The voyage was described in the Evening News (3) newspaper on 26 December 1885 as

Captain Goddard of the well-known trader Parramatta, which arrived yesterday morning from Plymouth, September 19, reports passing Madeira on the ninth day out, and carried brisk north-east trades to latitude 18deg north, fifteen days out. Thence to the Equator light baffling winds prevailed. Crossed the line on October 21, thirty two days from Plymouth. With moderate winds and very fine weather the meridian of the Cape of Good Hope was passed on November 14, fifty-six days out, and an extremely pleasant run of twenty-four days was had along the parallel of 40deg south to longitude 123deg east. Thence to the end of the passage nothing but light and contrary winds were experienced. On Monday, December 11; when in 40deg south, and 131deg east the wind set in at north-east, taking the ship south of Tasmania. On the south coast had extremely fine weather, but wind almost calm. Passed Cape Pillar on the 19th; the wind and weather on the east coast have been very unsettled and warm. On the 24th at 5 a.m. when off the Dromedary, a southerly set in which took the ship to the Heads. The vessel brings a large number of passengers, and comes into port in her usual good order. Two passengers died of consumption. Mr. A. G. Mickley on October 7, and Mr. John Spicer on December 12. The voyage with this exception, has been a very pleasant and social one, and the passengers speak in high terms of the kindness and courtesy shown to them by Captain Goddard and his officers.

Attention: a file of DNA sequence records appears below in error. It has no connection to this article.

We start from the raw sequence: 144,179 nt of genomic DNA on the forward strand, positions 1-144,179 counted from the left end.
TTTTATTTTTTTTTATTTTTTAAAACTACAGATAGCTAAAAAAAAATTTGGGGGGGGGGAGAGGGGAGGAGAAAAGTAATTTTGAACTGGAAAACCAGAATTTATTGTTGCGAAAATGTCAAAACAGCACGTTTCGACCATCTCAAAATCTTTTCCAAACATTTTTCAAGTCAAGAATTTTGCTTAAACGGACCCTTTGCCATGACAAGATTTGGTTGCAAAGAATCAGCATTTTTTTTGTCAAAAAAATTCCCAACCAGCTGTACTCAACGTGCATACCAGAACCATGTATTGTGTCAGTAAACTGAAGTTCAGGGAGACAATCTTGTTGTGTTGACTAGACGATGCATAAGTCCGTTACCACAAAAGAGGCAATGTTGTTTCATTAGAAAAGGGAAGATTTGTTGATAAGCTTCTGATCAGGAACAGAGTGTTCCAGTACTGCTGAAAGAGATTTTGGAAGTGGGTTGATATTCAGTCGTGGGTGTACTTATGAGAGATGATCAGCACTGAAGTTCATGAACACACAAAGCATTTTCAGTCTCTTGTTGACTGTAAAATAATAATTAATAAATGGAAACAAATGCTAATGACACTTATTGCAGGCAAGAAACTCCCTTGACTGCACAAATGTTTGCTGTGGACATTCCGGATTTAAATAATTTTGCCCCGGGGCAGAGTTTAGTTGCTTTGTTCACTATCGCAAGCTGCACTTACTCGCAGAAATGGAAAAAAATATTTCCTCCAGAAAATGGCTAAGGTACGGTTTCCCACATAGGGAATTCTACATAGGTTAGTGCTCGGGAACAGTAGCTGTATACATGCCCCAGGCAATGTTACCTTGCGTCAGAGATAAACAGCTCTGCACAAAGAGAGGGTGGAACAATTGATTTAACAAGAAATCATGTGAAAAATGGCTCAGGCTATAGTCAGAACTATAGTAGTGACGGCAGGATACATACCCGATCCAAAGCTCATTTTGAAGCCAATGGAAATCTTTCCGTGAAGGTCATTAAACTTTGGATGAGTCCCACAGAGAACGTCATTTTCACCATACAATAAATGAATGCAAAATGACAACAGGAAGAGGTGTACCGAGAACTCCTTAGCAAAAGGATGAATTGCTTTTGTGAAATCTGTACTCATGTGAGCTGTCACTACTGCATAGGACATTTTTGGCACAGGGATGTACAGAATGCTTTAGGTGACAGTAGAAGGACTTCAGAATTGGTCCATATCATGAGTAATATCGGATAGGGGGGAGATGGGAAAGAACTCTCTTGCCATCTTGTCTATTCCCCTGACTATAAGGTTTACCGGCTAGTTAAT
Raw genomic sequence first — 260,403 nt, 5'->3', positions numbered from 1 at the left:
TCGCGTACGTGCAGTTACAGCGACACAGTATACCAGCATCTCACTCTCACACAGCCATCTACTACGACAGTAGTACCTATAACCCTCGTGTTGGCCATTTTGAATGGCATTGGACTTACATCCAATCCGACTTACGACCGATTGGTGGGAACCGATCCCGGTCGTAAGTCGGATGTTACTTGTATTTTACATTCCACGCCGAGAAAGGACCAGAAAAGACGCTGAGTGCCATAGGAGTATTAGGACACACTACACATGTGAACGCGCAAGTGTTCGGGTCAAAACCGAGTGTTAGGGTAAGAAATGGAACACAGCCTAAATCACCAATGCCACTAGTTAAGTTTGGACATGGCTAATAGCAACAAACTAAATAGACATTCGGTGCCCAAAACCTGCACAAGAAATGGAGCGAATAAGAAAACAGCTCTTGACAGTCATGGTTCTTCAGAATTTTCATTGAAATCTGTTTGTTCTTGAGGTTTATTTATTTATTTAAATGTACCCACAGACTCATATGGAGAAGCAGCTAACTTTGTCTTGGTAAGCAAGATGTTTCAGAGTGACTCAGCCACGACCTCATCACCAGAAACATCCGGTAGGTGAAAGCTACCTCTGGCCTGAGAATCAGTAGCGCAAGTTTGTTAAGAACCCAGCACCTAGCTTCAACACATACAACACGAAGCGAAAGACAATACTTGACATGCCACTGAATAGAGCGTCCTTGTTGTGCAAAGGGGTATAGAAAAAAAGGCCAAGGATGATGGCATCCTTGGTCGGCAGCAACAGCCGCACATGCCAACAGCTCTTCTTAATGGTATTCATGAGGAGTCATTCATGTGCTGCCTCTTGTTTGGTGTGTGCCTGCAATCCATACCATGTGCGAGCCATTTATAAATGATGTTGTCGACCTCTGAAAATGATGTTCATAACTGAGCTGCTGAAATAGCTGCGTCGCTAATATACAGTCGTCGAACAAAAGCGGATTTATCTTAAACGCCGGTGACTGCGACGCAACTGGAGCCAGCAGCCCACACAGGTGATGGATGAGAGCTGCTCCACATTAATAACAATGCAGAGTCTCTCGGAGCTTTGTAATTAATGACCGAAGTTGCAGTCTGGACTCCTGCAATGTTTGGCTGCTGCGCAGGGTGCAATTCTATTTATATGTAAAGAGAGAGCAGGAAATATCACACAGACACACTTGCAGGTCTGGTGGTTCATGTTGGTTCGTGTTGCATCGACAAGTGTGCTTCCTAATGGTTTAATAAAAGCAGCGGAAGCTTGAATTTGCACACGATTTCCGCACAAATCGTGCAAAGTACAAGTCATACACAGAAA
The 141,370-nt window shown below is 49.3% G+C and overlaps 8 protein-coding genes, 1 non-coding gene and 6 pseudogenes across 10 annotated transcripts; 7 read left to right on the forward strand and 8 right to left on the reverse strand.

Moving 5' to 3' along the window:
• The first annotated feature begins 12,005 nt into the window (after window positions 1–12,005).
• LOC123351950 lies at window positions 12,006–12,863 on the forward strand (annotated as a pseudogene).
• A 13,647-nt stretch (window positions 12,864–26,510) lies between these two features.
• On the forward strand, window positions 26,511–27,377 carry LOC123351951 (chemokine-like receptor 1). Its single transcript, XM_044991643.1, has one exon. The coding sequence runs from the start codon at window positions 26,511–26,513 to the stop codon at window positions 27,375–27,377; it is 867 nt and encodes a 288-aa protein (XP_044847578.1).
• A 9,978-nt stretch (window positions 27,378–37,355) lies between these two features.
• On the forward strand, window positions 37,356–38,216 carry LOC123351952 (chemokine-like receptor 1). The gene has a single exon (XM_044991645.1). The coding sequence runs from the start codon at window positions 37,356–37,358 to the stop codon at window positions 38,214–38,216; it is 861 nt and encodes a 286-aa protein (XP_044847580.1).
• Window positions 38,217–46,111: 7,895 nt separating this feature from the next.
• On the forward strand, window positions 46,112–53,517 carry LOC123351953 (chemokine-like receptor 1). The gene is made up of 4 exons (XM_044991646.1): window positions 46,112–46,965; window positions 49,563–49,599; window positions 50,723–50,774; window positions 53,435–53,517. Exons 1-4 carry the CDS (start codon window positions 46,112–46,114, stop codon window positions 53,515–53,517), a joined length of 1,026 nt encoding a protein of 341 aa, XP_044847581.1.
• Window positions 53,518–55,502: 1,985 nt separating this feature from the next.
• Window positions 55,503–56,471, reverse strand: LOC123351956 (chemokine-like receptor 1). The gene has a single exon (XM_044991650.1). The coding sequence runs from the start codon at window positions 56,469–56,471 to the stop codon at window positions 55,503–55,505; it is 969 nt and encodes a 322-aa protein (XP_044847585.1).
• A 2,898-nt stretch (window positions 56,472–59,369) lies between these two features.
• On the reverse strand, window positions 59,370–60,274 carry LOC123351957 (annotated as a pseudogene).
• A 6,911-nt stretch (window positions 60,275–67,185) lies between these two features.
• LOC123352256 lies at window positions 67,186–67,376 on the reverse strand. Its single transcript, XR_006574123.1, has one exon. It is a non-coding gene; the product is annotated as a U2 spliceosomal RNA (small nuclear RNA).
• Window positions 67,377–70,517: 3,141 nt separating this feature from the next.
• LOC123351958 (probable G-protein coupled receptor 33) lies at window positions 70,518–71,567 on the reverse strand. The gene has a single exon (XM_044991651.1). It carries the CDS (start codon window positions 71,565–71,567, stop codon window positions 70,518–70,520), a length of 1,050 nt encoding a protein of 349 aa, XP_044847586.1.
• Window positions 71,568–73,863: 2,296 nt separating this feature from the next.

After a voyage of just over 3 months with children aged 11, 9, 8, 4, 3 and 18 months, spending Christmas Day on board ship but in sight of the new country, probably knowing no-one in the unfamiliar town before her, probably not knowing where her husband was, knowing that two men had died of a potentially contagious illness while on the voyage, what sort of thoughts and feelings would Fanny have had as the new year approached.

Why did her husband Henry not travel with her? Did he come ahead to find work, find a home, and establish connections with others who could guide them in this new country? Did he stay in England to finalise matters there and follow at a later time, hoping that his wife and children would be able to find themselves a home at least in New South Wales?

Henry Howard Holden, when and how did you arrive in Australia?

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Sources:
(1) Mariners & ships in Australian Waters, PARRAMATTA, http://mariners.records.nsw.gov.au/1885/12/127par.htm
(2) MONETARY AND COMMERCIAL. (1885, December 26). The Sydney Morning Herald (NSW : 1842 – 1954), p. 6. Retrieved May 21, 2014, from http://nla.gov.au/nla.news-article13607659
(3) ALONG THE WHARVES. (1885, December 26). Evening News (Sydney, NSW : 1869 – 1931), p. 4. Retrieved May 21, 2014, from http://nla.gov.au/nla.news-article111345173

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That Unruly X….Chromosome That Is

Kathy:

Wow – I knew the X-Chromosome combined differently to the rest of our DNA, I didn’t realise it would be This different. Certainly casts a new light (or shadow) on the various DNA matches I have that appear to match on the X chromosome.

Originally posted on DNAeXplained - Genetic Genealogy:

Iceberg

Something is wrong with the X chromosome.  More specifically, something is amiss with trying to use it, the way we normally use recombinant chromosomes for genealogy.  In short, there’s a problem.